|Index||3 reviews in total|
This 1946 cowboy saga stars the amiable Sunset Carson as a cowpoke
working to help his brother, who has just been released from the pen.
The always reliable Bob Steele appears as the brother, who is being
used as a pawn by a dastardly businessman.
This film will be enjoyed by fans of the B-westerns that filled the matinees in post-war America. Carson was not a very convincing actor, but did handle the action scenes and lighter moments pretty well. Steele was a well-rounded performer, who is outstanding here. The lovely Linda Stirling was a great casting choice.
I enjoyed the plot in this film and found this fairly entertaining. Carson's career was pretty brief and this film was one of his better performances.
Maybe it was just a casting thing, but whatever possessed Herbert J.
Yates to approve casting the 6'6" Sunset Carson with 5'6" Bob Steele as
brothers? In scenes together in Rio Grande Raiders the two looked
positively ridiculous. No way anyone even the most enthusiastic B
western fan would believe those two as siblings.
In the tradition of the B western Carson is in white while Steele is in Black. They work for most of the film for rival stagecoach lines, Carson for Edmund Cobb and Steele for the ruthless Tris Coffin who'll do just about anything to put his rival out of business and pulls some dastardly stunts.
It's also a case of acting chops as well. Steele developed some pretty good ones while Carson who is cut to be a cowboy hero never was anything else. It really, painfully shows in their scenes together.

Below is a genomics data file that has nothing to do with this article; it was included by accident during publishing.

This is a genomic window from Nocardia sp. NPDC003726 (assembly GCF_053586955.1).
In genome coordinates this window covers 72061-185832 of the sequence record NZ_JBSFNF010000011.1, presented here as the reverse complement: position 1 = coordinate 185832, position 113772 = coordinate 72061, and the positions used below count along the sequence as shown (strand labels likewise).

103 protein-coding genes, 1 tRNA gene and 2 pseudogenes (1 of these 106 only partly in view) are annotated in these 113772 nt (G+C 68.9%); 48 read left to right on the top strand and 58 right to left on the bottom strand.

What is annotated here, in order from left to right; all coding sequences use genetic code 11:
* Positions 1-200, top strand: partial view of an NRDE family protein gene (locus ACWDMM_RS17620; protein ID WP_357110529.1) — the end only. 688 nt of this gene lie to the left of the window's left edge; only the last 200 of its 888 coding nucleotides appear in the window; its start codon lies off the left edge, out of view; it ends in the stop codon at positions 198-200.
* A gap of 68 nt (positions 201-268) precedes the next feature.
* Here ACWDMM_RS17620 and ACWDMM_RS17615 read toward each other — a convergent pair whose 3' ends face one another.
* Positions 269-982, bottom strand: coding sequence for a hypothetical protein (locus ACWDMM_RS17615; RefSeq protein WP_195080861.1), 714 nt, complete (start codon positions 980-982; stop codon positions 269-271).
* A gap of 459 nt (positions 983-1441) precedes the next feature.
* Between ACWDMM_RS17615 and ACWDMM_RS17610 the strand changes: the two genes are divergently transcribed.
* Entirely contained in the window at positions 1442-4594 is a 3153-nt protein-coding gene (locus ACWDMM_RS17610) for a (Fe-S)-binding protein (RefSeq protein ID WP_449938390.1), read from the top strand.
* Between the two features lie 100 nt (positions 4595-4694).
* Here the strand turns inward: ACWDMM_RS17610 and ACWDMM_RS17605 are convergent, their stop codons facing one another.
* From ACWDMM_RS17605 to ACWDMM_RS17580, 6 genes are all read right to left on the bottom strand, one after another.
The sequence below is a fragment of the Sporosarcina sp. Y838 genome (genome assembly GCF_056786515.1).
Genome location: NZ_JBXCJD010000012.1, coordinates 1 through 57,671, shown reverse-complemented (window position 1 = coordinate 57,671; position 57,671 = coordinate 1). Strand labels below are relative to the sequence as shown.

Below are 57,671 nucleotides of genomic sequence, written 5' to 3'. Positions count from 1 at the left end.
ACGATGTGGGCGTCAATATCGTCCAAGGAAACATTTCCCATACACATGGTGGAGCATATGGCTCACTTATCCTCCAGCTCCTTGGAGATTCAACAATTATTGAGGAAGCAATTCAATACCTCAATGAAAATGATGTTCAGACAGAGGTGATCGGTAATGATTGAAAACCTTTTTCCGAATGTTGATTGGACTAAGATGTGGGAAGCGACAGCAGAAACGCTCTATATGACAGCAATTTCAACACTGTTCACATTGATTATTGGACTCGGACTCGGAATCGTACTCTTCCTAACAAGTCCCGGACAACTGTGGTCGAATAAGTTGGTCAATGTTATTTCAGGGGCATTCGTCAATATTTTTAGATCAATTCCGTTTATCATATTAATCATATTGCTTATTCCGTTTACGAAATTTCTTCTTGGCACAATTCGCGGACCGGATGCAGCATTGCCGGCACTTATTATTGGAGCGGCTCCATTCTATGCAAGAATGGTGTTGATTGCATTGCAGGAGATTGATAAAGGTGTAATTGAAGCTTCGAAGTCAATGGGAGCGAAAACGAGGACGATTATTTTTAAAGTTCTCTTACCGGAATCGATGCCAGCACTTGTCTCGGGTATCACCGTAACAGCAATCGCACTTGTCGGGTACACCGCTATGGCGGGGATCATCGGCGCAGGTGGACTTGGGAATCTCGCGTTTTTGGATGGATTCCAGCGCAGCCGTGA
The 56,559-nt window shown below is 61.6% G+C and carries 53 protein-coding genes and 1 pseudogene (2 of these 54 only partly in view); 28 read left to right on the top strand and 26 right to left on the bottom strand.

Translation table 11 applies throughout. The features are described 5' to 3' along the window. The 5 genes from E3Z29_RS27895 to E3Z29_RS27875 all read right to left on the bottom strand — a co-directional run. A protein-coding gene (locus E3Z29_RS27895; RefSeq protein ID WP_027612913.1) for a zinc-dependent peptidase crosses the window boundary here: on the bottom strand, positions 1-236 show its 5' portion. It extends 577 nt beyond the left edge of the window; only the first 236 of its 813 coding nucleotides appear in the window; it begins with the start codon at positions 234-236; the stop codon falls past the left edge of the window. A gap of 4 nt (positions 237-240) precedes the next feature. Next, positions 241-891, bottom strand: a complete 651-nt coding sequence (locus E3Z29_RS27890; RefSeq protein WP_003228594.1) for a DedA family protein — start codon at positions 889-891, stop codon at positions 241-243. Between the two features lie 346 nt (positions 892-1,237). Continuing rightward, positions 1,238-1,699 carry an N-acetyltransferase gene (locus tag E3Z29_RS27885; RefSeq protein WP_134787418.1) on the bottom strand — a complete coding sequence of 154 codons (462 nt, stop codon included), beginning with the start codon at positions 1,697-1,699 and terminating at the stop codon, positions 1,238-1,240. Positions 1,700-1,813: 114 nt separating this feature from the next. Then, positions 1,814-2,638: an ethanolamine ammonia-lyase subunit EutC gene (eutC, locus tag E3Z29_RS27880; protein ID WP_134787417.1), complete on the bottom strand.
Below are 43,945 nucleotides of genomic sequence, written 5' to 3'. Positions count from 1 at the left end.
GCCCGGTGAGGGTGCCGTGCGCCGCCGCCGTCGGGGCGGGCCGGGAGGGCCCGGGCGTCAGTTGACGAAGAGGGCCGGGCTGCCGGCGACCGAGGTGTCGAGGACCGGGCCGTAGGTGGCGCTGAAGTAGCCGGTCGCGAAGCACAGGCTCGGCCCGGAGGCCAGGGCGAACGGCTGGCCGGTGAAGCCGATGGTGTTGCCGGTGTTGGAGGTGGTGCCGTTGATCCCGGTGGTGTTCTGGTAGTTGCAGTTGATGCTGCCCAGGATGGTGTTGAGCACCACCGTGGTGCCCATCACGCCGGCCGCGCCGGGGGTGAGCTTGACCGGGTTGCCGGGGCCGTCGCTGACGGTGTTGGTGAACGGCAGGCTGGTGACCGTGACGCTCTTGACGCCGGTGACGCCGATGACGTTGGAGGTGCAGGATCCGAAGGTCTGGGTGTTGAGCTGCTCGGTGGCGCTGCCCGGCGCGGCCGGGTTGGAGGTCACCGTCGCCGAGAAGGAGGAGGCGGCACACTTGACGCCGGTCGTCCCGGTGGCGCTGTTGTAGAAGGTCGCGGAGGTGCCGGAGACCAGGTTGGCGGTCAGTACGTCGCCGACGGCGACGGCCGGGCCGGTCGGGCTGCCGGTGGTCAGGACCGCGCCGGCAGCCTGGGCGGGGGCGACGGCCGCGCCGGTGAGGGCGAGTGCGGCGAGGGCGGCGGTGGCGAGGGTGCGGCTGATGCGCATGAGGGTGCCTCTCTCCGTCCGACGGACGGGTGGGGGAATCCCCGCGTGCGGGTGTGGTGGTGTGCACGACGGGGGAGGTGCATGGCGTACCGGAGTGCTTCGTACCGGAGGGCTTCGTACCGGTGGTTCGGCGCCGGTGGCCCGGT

Siblings, siblings, there were never such fighting siblings.
Sunset Carson is a driver for the stagecoach line, Harding Transportation. His brother Jeff (Bob Steele) who has just been paroled from prison also works for Harding Transportation. Marc Redmond, the corrupt owner of the rival Redmond Transportation Line, played by the familiar and always good Tristram Coffin (what a great name!) has Jeff under his thumb because it was he who enabled Jeff's release from prison. Jeff quits the Harding Company and goes to work for the shady Redmond. An action highlight is the stagecoach race; in this one Sunset is pushed off the stage falling under it, and then climbs up the back of the fast moving stage and has a fight on top of the stage with the bad guy who had pushed him off. What an exciting stunt. There was one scene that caught me off guard Sunset and Nancy Harding (Linda Stirling) flat out lie to the Sheriff about a certain incident. I don't recall ever seeing the hero telling such a lie in a B Western. The supporting cast does a solid job in this movie and Bob Steele certainly was a better actor than Sunset Carson. One slightly jarring element in the casting of the characters is that Sunset Carson was 6' 6" and Bob Steele was 5' 5". Given that they were brothers, they had a lot of scenes together. Every time I saw them together I couldn't help thinking of Mutt and Jeff.
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